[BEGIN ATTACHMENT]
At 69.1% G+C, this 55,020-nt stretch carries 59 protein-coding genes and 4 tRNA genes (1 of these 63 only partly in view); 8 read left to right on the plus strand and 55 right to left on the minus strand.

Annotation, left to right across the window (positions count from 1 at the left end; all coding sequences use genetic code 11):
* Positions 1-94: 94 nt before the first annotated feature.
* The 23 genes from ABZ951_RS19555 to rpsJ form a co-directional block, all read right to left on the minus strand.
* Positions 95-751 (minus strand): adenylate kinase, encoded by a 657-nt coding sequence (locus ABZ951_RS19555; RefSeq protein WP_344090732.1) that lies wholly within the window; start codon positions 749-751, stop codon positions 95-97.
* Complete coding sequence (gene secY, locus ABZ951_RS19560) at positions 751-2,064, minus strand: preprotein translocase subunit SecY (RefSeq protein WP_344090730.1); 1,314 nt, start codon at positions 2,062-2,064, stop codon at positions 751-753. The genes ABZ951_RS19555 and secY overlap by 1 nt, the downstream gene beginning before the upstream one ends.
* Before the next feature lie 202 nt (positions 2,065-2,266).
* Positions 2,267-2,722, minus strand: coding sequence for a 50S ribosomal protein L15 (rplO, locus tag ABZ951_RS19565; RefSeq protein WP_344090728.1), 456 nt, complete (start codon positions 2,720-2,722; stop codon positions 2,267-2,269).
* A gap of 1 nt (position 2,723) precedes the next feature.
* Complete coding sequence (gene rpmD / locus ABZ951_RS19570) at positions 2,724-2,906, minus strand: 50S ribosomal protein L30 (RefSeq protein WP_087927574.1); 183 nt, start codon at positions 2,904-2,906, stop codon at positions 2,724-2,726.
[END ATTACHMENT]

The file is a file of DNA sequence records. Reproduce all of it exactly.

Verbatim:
At 69.1% G+C, this 55,020-nt stretch carries 59 protein-coding genes and 4 tRNA genes (1 of these 63 only partly in view); 8 read left to right on the plus strand and 55 right to left on the minus strand.

Annotation, left to right across the window (positions count from 1 at the left end; all coding sequences use genetic code 11):
* Positions 1-94: 94 nt before the first annotated feature.
* The 23 genes from ABZ951_RS19555 to rpsJ form a co-directional block, all read right to left on the minus strand.
* Positions 95-751 (minus strand): adenylate kinase, encoded by a 657-nt coding sequence (locus ABZ951_RS19555; RefSeq protein WP_344090732.1) that lies wholly within the window; start codon positions 749-751, stop codon positions 95-97.
* Complete coding sequence (gene secY, locus ABZ951_RS19560) at positions 751-2,064, minus strand: preprotein translocase subunit SecY (RefSeq protein WP_344090730.1); 1,314 nt, start codon at positions 2,062-2,064, stop codon at positions 751-753. The genes ABZ951_RS19555 and secY overlap by 1 nt, the downstream gene beginning before the upstream one ends.
* Before the next feature lie 202 nt (positions 2,065-2,266).
* Positions 2,267-2,722, minus strand: coding sequence for a 50S ribosomal protein L15 (rplO, locus tag ABZ951_RS19565; RefSeq protein WP_344090728.1), 456 nt, complete (start codon positions 2,720-2,722; stop codon positions 2,267-2,269).
* A gap of 1 nt (position 2,723) precedes the next feature.
* Complete coding sequence (gene rpmD / locus ABZ951_RS19570) at positions 2,724-2,906, minus strand: 50S ribosomal protein L30 (RefSeq protein WP_087927574.1); 183 nt, start codon at positions 2,904-2,906, stop codon at positions 2,724-2,726.